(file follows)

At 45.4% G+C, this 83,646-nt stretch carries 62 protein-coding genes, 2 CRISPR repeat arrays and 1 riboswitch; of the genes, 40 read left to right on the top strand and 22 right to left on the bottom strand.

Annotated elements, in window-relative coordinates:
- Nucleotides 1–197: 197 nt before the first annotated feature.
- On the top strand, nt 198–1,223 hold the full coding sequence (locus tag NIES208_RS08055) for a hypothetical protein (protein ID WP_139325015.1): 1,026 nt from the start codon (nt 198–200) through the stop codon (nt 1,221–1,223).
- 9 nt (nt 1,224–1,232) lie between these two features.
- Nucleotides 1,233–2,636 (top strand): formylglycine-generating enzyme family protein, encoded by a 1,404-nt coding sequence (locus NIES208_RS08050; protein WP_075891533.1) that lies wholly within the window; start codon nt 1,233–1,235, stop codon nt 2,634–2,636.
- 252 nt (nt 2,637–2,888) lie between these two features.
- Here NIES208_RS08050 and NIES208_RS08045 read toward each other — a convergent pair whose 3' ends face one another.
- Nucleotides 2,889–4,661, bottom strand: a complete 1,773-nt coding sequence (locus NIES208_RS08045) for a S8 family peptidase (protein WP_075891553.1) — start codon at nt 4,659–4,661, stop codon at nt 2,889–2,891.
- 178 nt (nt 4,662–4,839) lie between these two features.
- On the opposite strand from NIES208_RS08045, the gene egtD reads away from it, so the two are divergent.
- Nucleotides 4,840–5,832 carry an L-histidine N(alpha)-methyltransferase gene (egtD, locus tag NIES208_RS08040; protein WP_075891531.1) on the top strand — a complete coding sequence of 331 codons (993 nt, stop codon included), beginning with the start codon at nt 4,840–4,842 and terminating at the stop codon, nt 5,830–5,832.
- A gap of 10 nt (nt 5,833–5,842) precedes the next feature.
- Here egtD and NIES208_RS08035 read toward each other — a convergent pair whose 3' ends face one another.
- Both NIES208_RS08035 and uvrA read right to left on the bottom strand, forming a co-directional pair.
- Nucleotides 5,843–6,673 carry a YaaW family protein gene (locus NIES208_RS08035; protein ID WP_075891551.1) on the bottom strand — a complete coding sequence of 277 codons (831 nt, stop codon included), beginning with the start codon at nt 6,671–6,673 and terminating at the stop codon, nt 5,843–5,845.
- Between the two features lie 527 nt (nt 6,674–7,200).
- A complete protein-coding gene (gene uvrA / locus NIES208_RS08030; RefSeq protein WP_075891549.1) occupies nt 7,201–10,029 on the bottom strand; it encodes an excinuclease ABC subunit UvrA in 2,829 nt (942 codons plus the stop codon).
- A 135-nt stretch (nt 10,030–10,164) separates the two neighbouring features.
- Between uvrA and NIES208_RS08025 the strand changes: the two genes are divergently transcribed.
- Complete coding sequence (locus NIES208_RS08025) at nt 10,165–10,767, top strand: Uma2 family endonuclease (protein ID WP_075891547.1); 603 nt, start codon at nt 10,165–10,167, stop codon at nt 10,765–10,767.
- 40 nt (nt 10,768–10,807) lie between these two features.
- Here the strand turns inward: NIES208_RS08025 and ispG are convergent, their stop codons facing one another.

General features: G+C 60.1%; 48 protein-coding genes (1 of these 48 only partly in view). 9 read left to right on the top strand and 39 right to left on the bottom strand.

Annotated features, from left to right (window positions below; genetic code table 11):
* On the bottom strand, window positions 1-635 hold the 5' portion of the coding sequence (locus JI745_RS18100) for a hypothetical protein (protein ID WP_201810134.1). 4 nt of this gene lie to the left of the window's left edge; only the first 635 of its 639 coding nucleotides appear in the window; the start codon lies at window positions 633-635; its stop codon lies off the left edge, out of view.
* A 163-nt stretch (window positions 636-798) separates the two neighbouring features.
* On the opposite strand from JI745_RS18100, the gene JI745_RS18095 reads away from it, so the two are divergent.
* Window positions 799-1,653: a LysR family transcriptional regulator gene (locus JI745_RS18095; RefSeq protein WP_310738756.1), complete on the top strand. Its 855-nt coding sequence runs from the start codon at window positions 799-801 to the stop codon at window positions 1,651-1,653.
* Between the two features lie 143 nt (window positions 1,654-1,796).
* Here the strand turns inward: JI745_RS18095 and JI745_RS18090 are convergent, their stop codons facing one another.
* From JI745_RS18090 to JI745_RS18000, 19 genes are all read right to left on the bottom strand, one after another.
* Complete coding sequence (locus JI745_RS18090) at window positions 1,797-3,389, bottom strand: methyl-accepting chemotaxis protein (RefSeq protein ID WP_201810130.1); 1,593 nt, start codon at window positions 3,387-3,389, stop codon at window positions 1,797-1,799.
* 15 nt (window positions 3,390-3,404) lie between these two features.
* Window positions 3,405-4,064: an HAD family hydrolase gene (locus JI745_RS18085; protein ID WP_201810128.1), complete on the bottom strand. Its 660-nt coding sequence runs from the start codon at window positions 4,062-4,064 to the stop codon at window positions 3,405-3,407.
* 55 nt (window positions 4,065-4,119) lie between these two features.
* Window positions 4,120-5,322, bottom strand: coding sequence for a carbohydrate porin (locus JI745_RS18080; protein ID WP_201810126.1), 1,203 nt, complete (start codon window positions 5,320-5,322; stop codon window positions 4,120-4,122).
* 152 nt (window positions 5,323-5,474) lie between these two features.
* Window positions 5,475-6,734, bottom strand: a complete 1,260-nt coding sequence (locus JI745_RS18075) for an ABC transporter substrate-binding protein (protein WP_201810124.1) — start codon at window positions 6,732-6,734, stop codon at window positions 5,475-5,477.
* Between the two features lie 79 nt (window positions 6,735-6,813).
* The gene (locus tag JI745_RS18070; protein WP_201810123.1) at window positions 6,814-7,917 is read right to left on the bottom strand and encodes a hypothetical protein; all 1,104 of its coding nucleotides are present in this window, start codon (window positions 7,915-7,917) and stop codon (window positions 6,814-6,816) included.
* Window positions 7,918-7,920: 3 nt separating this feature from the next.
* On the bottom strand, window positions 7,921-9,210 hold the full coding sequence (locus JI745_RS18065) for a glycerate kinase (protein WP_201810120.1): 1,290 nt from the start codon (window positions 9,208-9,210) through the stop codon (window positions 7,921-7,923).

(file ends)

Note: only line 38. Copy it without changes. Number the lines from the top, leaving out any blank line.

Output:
* 152 nt (window positions 5,323-5,474) lie between these two features.